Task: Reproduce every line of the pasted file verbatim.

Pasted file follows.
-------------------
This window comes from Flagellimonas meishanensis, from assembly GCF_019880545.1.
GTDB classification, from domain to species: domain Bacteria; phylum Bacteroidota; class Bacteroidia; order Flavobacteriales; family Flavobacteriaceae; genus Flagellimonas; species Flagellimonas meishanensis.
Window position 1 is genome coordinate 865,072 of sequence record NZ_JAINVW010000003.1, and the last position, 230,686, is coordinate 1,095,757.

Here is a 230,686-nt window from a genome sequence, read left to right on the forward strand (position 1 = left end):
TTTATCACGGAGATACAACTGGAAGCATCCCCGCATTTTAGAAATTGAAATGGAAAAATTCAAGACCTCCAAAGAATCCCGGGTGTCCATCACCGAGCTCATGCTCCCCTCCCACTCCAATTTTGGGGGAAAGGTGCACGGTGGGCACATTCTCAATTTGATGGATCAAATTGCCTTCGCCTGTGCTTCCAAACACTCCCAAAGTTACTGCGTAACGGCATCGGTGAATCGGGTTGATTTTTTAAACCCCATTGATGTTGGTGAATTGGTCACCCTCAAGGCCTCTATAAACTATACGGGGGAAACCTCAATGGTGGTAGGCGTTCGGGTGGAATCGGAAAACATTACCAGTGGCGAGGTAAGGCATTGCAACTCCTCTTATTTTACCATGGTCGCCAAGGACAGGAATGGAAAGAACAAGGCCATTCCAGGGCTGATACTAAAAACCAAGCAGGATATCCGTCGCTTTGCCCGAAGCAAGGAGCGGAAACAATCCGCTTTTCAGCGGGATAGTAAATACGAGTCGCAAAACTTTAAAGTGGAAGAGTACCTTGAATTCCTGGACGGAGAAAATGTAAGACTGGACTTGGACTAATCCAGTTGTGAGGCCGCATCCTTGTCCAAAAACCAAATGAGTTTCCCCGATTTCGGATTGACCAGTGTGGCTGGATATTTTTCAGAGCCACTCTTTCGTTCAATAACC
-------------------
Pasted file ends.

This window comes from Flagellimonas meishanensis, from assembly GCF_019880545.1.
GTDB classification, from domain to species: domain Bacteria; phylum Bacteroidota; class Bacteroidia; order Flavobacteriales; family Flavobacteriaceae; genus Flagellimonas; species Flagellimonas meishanensis.
Window position 1 is genome coordinate 865,072 of sequence record NZ_JAINVW010000003.1, and the last position, 230,686, is coordinate 1,095,757.

Here is a 230,686-nt window from a genome sequence, read left to right on the forward strand (position 1 = left end):
TTTATCACGGAGATACAACTGGAAGCATCCCCGCATTTTAGAAATTGAAATGGAAAAATTCAAGACCTCCAAAGAATCCCGGGTGTCCATCACCGAGCTCATGCTCCCCTCCCACTCCAATTTTGGGGGAAAGGTGCACGGTGGGCACATTCTCAATTTGATGGATCAAATTGCCTTCGCCTGTGCTTCCAAACACTCCCAAAGTTACTGCGTAACGGCATCGGTGAATCGGGTTGATTTTTTAAACCCCATTGATGTTGGTGAATTGGTCACCCTCAAGGCCTCTATAAACTATACGGGGGAAACCTCAATGGTGGTAGGCGTTCGGGTGGAATCGGAAAACATTACCAGTGGCGAGGTAAGGCATTGCAACTCCTCTTATTTTACCATGGTCGCCAAGGACAGGAATGGAAAGAACAAGGCCATTCCAGGGCTGATACTAAAAACCAAGCAGGATATCCGTCGCTTTGCCCGAAGCAAGGAGCGGAAACAATCCGCTTTTCAGCGGGATAGTAAATACGAGTCGCAAAACTTTAAAGTGGAAGAGTACCTTGAATTCCTGGACGGAGAAAATGTAAGACTGGACTTGGACTAATCCAGTTGTGAGGCCGCATCCTTGTCCAAAAACCAAATGAGTTTCCCCGATTTCGGATTGACCAGTGTGGCTGGATATTTTTCAGAGCCACTCTTTCGTTCAATAACC